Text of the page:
. >> he takes legislation that wasn't going to pass civil rights, the tax cut bill and in an in tant johnson gets it moving towards passage. >> thank you very, very, very much. >> chris: last week, caro took part in the library of congress book festival on the national mall and made clear he made johnson come alive for many reader. >> chris: do you like him? >> i don't like him or dislike him. you are in awe of him because you are constantly saying look at what he is doing now. >> chris: he got excited talking about johnson's rise to power but as we turn to the final book he is writing now, his demeanor suddenly changed. >> the story is going to turn very dark as soon as vietnam enters the picture. it is sort of a tragic story. a story of his great dreams that are the destroyed by a war. >> chris: you are 76 now. do you ever worry that you are not going to have time to finish this last book? >> well, sure. but, you know, it is not productive to think like that. >> chris: how long do you think it will take you to finish? >> i could say three or four years but why would you believe me?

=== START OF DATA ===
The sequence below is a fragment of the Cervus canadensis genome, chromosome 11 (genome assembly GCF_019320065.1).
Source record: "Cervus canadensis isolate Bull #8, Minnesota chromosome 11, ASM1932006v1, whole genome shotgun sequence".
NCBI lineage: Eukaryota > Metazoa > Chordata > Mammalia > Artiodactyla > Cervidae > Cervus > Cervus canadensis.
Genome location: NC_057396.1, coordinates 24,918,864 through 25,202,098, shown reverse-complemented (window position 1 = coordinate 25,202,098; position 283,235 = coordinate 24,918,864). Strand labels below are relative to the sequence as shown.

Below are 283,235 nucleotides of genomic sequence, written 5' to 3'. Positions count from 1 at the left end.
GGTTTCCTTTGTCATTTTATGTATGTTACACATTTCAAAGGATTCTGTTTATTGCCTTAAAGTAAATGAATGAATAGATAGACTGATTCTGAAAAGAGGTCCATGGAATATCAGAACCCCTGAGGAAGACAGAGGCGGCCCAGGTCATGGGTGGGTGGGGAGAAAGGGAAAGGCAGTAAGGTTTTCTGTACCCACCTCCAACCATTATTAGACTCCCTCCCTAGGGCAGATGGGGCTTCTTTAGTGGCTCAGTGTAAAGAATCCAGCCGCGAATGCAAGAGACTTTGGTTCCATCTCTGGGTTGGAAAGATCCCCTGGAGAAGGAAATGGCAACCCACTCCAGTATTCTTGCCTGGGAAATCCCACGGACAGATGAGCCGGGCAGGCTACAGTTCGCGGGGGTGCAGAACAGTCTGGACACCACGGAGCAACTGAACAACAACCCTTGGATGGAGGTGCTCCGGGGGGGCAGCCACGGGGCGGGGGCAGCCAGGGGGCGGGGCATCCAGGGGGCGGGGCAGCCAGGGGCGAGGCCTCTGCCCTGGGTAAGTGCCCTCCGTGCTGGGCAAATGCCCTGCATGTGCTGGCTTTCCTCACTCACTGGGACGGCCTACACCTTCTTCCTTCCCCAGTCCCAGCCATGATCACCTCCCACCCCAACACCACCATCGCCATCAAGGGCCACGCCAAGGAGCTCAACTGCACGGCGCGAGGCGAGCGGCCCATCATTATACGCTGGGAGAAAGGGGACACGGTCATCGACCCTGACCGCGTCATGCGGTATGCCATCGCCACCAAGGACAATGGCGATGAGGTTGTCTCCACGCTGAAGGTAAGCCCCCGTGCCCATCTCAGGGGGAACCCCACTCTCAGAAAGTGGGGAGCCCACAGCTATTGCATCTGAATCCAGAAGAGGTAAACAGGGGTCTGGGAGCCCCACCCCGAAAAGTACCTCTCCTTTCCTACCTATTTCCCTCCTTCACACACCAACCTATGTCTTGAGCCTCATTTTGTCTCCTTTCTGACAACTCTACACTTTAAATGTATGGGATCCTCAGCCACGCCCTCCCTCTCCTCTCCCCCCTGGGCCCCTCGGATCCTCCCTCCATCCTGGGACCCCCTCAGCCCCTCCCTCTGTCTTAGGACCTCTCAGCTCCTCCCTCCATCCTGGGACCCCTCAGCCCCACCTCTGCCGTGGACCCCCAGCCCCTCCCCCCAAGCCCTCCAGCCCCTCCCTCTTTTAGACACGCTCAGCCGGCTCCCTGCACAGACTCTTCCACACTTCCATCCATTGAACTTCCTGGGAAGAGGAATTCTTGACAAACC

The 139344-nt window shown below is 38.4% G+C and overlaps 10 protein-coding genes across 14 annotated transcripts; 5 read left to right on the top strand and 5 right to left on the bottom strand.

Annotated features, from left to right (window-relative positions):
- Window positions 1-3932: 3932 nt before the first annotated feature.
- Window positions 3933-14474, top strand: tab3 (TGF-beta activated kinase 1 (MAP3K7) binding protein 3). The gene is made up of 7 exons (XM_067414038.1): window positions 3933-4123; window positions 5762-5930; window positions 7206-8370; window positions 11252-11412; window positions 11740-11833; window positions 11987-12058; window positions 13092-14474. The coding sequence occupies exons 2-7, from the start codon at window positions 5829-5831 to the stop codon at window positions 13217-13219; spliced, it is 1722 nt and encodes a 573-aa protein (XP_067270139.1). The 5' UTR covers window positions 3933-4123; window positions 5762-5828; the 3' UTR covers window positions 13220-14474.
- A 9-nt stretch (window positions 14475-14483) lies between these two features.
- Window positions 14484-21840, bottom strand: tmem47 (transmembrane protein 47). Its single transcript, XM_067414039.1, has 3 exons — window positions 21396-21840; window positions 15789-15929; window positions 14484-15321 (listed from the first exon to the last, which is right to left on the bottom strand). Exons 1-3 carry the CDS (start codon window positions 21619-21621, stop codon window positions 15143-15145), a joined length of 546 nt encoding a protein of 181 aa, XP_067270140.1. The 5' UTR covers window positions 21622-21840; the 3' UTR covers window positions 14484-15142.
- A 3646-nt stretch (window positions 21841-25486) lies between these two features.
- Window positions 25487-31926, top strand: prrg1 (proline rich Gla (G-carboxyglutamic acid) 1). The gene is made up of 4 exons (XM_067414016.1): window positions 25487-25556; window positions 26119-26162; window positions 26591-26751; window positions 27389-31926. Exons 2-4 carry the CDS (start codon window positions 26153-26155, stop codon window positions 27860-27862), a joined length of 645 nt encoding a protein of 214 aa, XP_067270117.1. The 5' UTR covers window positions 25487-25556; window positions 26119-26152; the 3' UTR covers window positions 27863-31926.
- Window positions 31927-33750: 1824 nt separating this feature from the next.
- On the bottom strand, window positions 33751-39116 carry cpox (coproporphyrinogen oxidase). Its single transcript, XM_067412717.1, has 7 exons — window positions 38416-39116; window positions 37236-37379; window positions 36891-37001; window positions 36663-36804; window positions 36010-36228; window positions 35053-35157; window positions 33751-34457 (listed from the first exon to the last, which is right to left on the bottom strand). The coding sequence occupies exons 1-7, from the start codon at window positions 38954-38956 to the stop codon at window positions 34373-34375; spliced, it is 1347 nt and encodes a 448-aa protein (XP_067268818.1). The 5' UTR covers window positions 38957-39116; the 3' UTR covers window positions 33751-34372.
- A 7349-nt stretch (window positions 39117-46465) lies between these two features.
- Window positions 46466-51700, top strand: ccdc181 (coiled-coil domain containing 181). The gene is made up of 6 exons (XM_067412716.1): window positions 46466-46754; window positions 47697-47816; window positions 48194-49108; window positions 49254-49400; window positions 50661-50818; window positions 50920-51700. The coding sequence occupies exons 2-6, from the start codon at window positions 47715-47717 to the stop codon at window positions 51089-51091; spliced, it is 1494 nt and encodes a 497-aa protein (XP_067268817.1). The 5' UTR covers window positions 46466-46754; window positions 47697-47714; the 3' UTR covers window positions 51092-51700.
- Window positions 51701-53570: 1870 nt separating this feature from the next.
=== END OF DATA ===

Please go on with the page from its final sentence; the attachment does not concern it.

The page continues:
versus board. i said i think this is the civil rights issue of our generation. the dividing line is not race or class, but around educational opportunity. if we're serious about closing the achievement gap, we have to close the opportunity gap. i do not think we have had anything near the sense of urgency and commitment to closing those gaps that we need to. to look at the staggering inequities and inequalities, we have to get better faster. all those things compel us to act. the president has provided leadership. he understands what is at stake. congress has been supportive. we have to work on this together and put politics and the ideology aside. we have to educate our way to a better economy. i talk about a cradle to career agenda. we have to start with early childhood education. i could make a compelling case that is the best investment we can make. if we can get our babies into kindergarten and ready to read, we start to close the gaps. if we do not do that, we're playing catch-up. we play catch up at every level of the education system. many of our colleges today, 50% of yo